Spending money is an action that we all do frequently in a daily basis, and if done on unnecessary things, then you’ll be missing out a lot of great opportunities to improve your financial wellbeing that can upgrade the quality of your life.
To stop spending money on unnecessary things you need to follow a 3 steps process that starts with identifying what is meant by unnecessary (it includes necessary things as well), why you’re doing it, and follow the advised action plan below to spend wisely.
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Impact of spending money on unnecessary things
When you spend money on unnecessary things, you waste 3 big opportunities:
1- To spend it wisely
Spending money on things you want, waste an important opportunity to spend it on things that really matter to your wellbeing and life. Things like buying courses or books to learn a new skill, or a gym subscription to enhance your fitness, etc.
2- To save it
Another waste is not saving money, or more money, which can be used to build up your important funds like emergency or education funds for yourself and family.
I always say that saving is your defense play, and it’s totally within your control. That’s why the bigger and first focus in improving your financial wellbeing, should go towards saving.
3- To make more of it
The third wasted opportunity here is not being able to make more money out of the money you spent irresponsibly, and it doesn’t make sense to me. If you like spending, then at least be wise to dedicate a portion of that spending to things that can grow your money to spend more and more.
Step 1: Identify what is meant by “unnecessary spending”
My definition of unnecessary spending is: Any spending that should have been used for another important thing that you need. It’s the first step in stopping wasting money on unnecessary things by knowing exactly what those things look like to avoid them.
The list includes 3 items that you can consider unnecessary, and they also include important things but with specific criteria. Let’s find out:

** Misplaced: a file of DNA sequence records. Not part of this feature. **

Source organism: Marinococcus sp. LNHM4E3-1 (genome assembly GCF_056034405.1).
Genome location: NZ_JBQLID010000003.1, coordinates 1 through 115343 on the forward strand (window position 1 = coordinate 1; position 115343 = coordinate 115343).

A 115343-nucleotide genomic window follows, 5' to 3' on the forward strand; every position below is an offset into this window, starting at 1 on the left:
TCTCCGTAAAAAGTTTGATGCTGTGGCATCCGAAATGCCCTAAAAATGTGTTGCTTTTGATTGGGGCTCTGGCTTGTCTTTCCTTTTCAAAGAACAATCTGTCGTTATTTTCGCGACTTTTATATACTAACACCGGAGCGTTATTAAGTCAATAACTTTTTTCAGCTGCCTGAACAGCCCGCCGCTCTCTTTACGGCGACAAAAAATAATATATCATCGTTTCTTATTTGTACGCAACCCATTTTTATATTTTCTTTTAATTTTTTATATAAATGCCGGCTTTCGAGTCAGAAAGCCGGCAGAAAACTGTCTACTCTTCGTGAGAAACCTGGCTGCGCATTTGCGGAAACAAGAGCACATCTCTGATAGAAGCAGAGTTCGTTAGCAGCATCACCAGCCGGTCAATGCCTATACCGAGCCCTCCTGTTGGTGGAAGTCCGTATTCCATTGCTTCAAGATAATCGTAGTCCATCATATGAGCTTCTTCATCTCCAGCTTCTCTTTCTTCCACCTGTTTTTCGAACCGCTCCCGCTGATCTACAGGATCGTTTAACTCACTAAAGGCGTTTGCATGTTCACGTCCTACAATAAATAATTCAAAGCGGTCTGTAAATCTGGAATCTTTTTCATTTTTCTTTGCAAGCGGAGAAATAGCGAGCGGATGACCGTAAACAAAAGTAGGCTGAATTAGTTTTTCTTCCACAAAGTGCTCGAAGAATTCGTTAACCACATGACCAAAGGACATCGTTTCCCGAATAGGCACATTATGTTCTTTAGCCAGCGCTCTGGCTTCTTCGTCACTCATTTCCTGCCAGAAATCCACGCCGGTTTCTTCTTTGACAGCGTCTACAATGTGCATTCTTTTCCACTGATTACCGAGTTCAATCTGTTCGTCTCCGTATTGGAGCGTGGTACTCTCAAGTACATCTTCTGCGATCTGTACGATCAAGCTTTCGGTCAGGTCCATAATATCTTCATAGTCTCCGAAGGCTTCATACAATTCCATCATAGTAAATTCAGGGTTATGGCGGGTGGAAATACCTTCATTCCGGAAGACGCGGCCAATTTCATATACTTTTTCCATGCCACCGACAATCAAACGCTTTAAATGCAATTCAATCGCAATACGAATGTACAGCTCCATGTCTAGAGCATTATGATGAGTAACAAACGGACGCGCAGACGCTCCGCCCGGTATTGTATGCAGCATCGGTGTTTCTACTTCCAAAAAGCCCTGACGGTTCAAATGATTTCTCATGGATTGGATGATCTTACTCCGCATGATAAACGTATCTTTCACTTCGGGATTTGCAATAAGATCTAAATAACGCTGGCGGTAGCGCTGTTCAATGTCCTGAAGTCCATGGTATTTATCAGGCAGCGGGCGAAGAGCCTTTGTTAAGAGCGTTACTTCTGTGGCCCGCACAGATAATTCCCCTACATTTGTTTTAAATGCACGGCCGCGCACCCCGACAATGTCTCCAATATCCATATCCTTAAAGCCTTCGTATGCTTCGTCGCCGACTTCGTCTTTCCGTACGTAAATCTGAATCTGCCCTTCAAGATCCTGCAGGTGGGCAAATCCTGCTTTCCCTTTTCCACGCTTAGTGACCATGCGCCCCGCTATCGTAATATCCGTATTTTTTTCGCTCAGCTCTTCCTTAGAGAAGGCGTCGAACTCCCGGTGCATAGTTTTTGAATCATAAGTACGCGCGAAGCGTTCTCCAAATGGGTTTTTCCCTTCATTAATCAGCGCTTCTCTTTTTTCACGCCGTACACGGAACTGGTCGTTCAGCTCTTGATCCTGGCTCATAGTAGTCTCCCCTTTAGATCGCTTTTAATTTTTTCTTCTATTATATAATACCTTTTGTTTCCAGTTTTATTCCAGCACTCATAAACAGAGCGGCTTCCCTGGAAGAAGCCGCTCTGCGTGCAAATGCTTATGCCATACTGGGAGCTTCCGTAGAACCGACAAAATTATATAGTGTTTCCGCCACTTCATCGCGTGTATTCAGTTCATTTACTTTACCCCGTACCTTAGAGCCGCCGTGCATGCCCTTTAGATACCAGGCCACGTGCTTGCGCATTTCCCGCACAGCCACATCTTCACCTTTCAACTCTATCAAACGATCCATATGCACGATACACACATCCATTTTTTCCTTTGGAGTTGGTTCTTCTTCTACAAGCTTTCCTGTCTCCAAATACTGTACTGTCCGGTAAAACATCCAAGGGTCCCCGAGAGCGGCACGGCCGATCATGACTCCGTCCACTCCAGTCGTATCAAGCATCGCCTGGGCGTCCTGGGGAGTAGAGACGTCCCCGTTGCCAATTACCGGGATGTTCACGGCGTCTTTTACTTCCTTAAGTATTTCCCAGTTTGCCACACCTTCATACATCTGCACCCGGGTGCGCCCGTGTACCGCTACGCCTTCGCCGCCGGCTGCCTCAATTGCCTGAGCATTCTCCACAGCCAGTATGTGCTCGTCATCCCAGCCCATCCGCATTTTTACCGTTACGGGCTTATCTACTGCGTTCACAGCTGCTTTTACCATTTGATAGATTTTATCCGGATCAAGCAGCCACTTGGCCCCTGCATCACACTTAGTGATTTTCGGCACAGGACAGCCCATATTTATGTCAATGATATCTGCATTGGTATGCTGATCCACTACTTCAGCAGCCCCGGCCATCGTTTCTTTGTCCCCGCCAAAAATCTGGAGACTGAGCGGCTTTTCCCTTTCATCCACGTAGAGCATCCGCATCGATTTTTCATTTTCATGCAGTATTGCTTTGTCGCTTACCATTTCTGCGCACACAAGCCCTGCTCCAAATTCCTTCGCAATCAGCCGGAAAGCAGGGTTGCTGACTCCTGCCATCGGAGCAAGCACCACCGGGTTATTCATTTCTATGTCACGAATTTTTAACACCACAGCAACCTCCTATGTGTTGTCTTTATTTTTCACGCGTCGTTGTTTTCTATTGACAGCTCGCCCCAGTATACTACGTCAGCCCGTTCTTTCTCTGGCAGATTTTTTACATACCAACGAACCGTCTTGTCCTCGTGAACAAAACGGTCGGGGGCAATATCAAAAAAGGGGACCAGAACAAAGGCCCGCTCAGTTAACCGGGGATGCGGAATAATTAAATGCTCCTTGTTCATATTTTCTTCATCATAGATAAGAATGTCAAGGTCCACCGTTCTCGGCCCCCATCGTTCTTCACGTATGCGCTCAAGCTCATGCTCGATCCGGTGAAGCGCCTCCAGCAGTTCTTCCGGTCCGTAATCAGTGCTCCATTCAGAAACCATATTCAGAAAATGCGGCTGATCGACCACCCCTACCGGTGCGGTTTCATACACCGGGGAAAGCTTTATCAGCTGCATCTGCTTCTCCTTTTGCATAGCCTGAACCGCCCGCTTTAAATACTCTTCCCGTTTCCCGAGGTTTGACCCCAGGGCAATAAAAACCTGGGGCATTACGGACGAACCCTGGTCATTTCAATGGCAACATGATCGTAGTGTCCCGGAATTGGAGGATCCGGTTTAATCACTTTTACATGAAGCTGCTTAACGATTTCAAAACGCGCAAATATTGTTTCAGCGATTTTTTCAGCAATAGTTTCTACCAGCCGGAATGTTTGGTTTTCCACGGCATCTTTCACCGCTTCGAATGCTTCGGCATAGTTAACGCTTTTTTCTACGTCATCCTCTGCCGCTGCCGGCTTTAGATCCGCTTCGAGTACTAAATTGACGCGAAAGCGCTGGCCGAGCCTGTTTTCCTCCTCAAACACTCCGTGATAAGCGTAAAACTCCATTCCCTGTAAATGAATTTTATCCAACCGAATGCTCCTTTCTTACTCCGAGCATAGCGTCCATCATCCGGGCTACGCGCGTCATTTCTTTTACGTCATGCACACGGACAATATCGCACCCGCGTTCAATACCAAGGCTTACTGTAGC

1- Things you want but not need, and you can’t afford saving
This is where you can include all the wants not-real items as explained in the Needs and Wants Matrix before. They are the things that are not basic to your wellbeing and life nor add value to their quality.
In other words, you don’t need them, and you don’t want them badly either. They are at the very bottom of your wants hierarchy.
The other factor here to consider these items “unnecessary” is if your spending on these items is interfering or affecting your saving goals.
If I have all my full emergency fund, education fund, future fund for my kids and own my house and car, then I’ll be guilt free when spending on unnecessary things. That’s why if you are as rich as Richard Branson or Bill Gates, it’s okay to buy yachts or islands since you have your needs and high level wants covered already and still have a lot of money.
This category includes items like magazines that aren’t relevant to your work, frequent shopping, unhealthy snacks, upgrades to your car, etc.
The list also includes keeping up with the Johnson’s when buying things you don’t need nor want, only to be at the same level with your neighbors or peers. If they bought new car or clothes, you need to do the same.
2- Things you need but at the wrong time
Having important things is good, but when you have them at the wrong time, this should be considered as unnecessary spending.
A car can be classified as important to you according to your own circumstances. An unnecessary spending happens here when you go after a new car or a new big and fancy car while you don’t have its money so you’ll do loans and pay more for the interests, or you can pay for it, but it’ll leave you with nothing afterwards.
Many experts advise in this scenario to go for a used car, or a small car that is cheaper and you can afford, then later you can go after that new or big or shiny car when you have the capacity to purchase it.
3- You need but too much
Frequency is another dimension where you can go wrong in spending money on an important thing. An example would be going out for dinner frequently in the week. Although it’s an essential meal you’re eating, but because it’s more expensive than cooking at home, the frequency of doing it makes it an unnecessary spending if that money can enhance your savings.
Another example would be using a taxi or Uber frequently instead of other cheaper transportation only because it feels a little more comfortable or faster. It’s okay to do so in emergency cases when you need “fast”, or if you have your spouse and kids and you don’t want them to suffer the inconvenience of the public transportation if it’s inhuman in your country.
Gaming can be also considered here and I’ve talked about this into details in another article here
4- You need but could have avoided it